By Melissa Donovan
For print service providers (PSPs) looking for a great add on to existing services, pad printing or small format flatbeds are ideal options. Today’s technology gives print shops the ability to cost-effectively customize products with direct to object printing. This includes promotional items like sunglasses, key chains, and USB drives to smaller signage and other unique projects. Creating a banner or some other graphic can complement the same job to increase the bottom line.
Above: 1 Hour Signs & More, servicing the greater Sudbury, ON area in Canada, uses its Roland VersaUV LEF-200 to print common requests from customers that include wayfinding signs, door nameplates, and nametags.
Elements that Fit
Today’s recent technological advancements allow print providers in the wide format space to successfully adapt smaller format flatbeds for use in direct to object printing. Elements like printheads, ink, physical features and attachment options, and software all play a role.
Printhead technology, curing lamps, and ink components combine for an essential part of the process, according to Jay Roberts, product manager, UV printers, Roland DGA Corporation. He claims there is a “unique synergy” between these key features.
“UV ink has photo-initiators within it, which when ‘hit’ with a UV light source are cured immediately. This is made possible by smaller, low-heat UV LED lamps that use less power than their predecessors but cure at a significantly different UV light range. That said, the printheads must be able to accommodate the ink, and do so at that specific light range,” continues Roberts.
Advancements in ink chemistry are influential. “Flexible UV inks provide the ability to print on items like leather goods and garments, white ink offers the ability to print vibrant colors on the darkest of products and substrates, and the curing of variable amounts of ink provides extreme texture in a single pass—the ink is the core in all of these applications,” admonishes Michael Perrelli, marketing manager, Direct Color Systems.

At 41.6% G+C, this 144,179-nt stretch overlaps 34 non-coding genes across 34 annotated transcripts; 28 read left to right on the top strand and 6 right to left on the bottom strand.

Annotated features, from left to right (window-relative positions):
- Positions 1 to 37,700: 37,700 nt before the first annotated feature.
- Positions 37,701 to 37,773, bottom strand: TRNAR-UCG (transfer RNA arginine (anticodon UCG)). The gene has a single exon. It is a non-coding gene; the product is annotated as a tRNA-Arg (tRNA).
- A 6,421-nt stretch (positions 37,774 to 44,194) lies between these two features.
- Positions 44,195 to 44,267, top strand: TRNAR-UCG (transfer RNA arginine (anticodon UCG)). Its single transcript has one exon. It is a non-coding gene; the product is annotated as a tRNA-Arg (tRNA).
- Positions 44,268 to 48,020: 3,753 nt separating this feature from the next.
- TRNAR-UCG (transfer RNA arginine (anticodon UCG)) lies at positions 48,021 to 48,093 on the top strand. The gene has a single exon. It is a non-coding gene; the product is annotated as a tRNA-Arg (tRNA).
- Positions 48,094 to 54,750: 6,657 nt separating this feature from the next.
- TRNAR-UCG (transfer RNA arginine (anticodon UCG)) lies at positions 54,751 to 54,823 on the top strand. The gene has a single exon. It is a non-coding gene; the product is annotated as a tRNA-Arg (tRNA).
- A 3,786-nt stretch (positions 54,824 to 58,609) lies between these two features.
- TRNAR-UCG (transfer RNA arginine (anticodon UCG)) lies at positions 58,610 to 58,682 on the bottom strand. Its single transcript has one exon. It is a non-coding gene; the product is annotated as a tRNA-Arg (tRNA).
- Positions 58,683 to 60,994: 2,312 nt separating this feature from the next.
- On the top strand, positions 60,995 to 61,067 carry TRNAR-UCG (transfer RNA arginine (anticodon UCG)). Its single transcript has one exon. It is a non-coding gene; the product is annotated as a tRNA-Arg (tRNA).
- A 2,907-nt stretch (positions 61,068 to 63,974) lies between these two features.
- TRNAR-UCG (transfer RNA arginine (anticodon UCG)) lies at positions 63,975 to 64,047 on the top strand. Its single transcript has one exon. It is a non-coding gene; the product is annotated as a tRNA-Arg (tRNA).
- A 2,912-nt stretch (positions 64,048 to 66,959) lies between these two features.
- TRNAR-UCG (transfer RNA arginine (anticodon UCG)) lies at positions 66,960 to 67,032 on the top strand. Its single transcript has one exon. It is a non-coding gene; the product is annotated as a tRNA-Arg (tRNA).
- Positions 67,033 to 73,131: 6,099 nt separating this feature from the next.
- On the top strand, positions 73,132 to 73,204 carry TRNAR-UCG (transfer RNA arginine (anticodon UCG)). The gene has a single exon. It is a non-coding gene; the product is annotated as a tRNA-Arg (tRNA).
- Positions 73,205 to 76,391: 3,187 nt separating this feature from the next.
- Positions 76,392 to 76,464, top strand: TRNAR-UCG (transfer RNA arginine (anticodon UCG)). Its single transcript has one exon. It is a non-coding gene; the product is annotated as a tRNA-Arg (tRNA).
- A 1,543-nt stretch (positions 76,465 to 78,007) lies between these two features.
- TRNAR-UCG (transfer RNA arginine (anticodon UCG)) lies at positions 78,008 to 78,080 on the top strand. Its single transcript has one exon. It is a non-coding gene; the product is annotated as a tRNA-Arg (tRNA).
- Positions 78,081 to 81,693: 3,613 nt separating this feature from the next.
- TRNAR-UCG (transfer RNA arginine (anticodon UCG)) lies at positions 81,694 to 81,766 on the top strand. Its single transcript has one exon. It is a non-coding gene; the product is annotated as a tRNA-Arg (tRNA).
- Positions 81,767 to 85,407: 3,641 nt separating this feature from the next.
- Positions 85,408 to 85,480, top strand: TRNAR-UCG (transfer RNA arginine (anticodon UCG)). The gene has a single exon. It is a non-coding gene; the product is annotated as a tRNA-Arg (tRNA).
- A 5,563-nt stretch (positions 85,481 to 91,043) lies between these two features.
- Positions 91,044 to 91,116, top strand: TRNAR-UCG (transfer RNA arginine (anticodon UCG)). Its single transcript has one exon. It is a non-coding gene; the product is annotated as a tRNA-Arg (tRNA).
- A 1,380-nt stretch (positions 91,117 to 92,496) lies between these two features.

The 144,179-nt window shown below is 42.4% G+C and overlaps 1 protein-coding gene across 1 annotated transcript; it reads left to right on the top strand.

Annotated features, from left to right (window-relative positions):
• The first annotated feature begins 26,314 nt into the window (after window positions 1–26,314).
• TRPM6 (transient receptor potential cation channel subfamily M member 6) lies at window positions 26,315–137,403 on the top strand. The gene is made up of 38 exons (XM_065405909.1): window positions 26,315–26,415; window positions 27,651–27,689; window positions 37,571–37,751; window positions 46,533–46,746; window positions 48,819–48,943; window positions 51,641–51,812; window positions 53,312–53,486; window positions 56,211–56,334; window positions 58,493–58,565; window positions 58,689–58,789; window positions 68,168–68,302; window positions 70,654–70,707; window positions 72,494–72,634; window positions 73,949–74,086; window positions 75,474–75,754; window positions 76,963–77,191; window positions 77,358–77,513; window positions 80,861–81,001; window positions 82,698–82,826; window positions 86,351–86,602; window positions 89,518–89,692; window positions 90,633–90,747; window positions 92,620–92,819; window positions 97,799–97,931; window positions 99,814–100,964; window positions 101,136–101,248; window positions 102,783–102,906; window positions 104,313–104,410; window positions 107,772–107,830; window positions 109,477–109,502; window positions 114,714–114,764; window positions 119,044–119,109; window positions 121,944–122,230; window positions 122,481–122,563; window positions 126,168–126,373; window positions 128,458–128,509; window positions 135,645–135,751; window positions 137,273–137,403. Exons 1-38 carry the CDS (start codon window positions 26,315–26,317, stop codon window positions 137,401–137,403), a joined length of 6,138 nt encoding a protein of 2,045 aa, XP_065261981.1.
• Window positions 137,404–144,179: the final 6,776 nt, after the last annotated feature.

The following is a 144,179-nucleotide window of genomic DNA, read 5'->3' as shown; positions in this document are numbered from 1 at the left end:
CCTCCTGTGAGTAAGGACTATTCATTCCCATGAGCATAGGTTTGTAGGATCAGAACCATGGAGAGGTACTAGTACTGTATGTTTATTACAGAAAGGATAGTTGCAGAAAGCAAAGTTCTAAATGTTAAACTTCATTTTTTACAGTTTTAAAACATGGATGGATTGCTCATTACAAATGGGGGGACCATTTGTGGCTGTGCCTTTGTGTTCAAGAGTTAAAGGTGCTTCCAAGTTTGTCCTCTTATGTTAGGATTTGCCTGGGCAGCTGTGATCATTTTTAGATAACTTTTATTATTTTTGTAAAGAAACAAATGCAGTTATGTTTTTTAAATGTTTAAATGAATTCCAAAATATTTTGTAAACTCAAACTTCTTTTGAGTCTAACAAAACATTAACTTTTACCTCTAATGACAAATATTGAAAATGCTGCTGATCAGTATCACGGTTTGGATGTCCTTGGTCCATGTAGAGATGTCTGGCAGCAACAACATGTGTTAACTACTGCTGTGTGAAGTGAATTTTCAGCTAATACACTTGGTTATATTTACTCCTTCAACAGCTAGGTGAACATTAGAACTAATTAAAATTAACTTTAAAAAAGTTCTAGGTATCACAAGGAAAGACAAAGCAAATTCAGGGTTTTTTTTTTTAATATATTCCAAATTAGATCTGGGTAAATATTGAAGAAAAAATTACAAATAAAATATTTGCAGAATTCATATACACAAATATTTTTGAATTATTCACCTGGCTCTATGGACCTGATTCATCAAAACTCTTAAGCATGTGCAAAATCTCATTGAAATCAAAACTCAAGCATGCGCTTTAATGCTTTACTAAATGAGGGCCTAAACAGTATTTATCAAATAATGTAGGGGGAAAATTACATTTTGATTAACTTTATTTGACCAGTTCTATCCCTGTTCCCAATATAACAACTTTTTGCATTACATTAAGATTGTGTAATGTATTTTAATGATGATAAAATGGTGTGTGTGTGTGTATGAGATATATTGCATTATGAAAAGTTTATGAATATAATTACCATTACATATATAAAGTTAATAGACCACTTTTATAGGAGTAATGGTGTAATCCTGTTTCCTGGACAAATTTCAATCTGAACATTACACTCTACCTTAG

“The improvement of durability and the bonding property of UV LED ink allows for colors to fix onto various materials like stone, wood, glass, leather, and metal. The existence of colors such as white, varnish, silver, and fluorescent makes various special effects,” agrees Christin Park, marketing manager, Valloy Incorporation.
Physical features and attachment options drive usage. Vacuum tables and shirt platens, according to Perrelli, expand a machine’s capabilities. “The other area is the availability of rotary attachments and roll-to-roll systems for flatbed printers, which allow small flatbeds to deal with cylindrical objects and roll media,” explains Keira Lee, senior marketing specialist, GCC.
Also, Craig Smith, CEO, Innovative Digital Systems, says the height clearance on small format flatbeds is advantageous. “Many wide format printers are limited to printing only about two inches in height, while small format printers are able to print up to six inches in height or more.”
“The software that runs the printers continues to evolve as well. Print modes, ease of file setup, and workflow processes are updated or adjusted with an eye towards producing higher quality products at faster speeds,” adds Perrelli.
Expand Beyond the Norm
Adding direct to object services with a small format flatbed printer benefits the print provider and their customer. More ideal, these devices complement a PSP’s existing wide format printing offerings.
Adopting this technology introduces to new industries and markets. “Driven by the expansion of eCommerce, the need for customization and print on demand services are mainstream. A small format flatbed excels at providing custom product in small quantities, and therefore print providers who incorporate small format flatbeds enhance their ability to satisfy distinct needs from each individual, which suggests extending business to not only the sign industry but also the personalized gifts market,” shares Lee.
Michael Maxwell, senior manager, Mimaki USA, Inc., agrees and says that the continued adoption of mobile technologies furthers consumers’ needs to differentiate themselves, and this can be done through personalized smartphone and tablet cases. “Since local print providers are already known for banners and decals, they are often the first place a customer will look to obtain these services. This allows the business to easily add a high-value, high-profit print service that can realize more return business due to the rapid replacement mobile technologies experience.”
The ability to offer new products to existing customers is a benefit. “The print provider can offer products produced on the small format that can’t be produced on other printers like Braille signage or water bottles. We also see customers using their small format UV printers to add texture or raised element to preprinted products,” says Perrelli.